As a general rule, when you need to buy an SD or micro SD memory card, it is normal to look at the capacity you want and then go for the one that is cheaper. If you do this, many times you will find that the card is not compatible with your device or that it does not meet your performance expectations , so to try to guide you and make the right purchase, in this article we are going to give you a series of tips on what that you should keep in mind when buying an SD or micro SD memory card.
Many devices are compatible with memory cards, whether in SD or micro SD format, and generally among their characteristics they will tell you that they are compatible with up to a certain capacity at most, but also in terms of the memory card specification. Buying an SD or micro SD that isn’t compatible with your device would be a waste of money, but you’ll also regret doing it if it doesn’t work the way it should, right?
What to consider when buying an SD or micro SD card
All micro SD memory cards fit into all micro SD card slots (and the same goes for SD cards), but not all will work. There are four different formats of these cards as well as different standards, and these determine compatibility .
There are three main formats, and surely their names are familiar to you (SD, SDHC and SDXC for SD cards, and microSD, microSDHC and microSDXC for micro SD cards). The fourth format is SDUC, announced in 2018 and not yet available in the market, so we are going to build on the three available. Both SD and micro SD are based on the same specification, so we will only explain one of them:
- Micro SD : has a capacity of up to 2 GB and works in any micro SD slot.
- MicroSDHC : has a capacity of up to 32 GB and works on hardware that supports SDHC and SDXC.
- MicroSDXC – Has a capacity of up to 2TB and is only compatible with hardware that supports SDXC.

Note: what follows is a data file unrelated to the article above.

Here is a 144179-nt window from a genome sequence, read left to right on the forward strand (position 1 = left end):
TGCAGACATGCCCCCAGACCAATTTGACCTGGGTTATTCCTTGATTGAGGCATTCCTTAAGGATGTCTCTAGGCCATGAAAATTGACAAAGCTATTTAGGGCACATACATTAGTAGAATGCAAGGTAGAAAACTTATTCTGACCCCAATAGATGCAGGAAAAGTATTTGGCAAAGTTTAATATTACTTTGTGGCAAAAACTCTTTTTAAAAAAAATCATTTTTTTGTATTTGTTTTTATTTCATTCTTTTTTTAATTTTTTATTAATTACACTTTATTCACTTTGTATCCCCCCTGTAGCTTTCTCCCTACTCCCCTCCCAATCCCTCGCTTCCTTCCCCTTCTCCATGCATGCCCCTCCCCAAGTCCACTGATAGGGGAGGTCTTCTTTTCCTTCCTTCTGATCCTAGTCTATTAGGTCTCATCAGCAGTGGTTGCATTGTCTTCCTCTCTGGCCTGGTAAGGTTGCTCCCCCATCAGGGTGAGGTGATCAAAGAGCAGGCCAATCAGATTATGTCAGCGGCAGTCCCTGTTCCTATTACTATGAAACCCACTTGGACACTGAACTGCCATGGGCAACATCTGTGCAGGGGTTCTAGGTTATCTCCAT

- MicroSDUC : supports up to 128TB of capacity, and like the previous ones, it will require a device compatible with this technology.
Apart from the standard, you should consider the capacity that your device supports . For example, just because a camera supports microSDXC cards does not mean that it supports up to 2TB of capacity. Always look at the device specifications to find out what the maximum capacity it supports, because for example Samsung Galaxy S9 smartphones support microSD up to 400 GB, and not 512 GB.
Speed and ultra high speed standard
A section within the compatibility is the Ultra High Speed ( UHS ) standard, which is an interface that many SDHC and SDXC formats support. It consists of a faster circuitry that allows higher transfer speeds, and there are three versions: UHS-I (up to 104 Mbps), UHS-II (up to 312 Mbps) and UHS-III (up to 624 Mbps). If it is UHS compliant and what type, it is represented on the memory card itself.
In order to take advantage of this technology, you must not only buy a memory card compatible with it, but you must make sure that your device supports it because otherwise it would be like killing flies with gunshots and you would be spending more money. If your hardware does not support UHS it will work at only 25 Mbps. To know this you will have to look at the specifications of your device.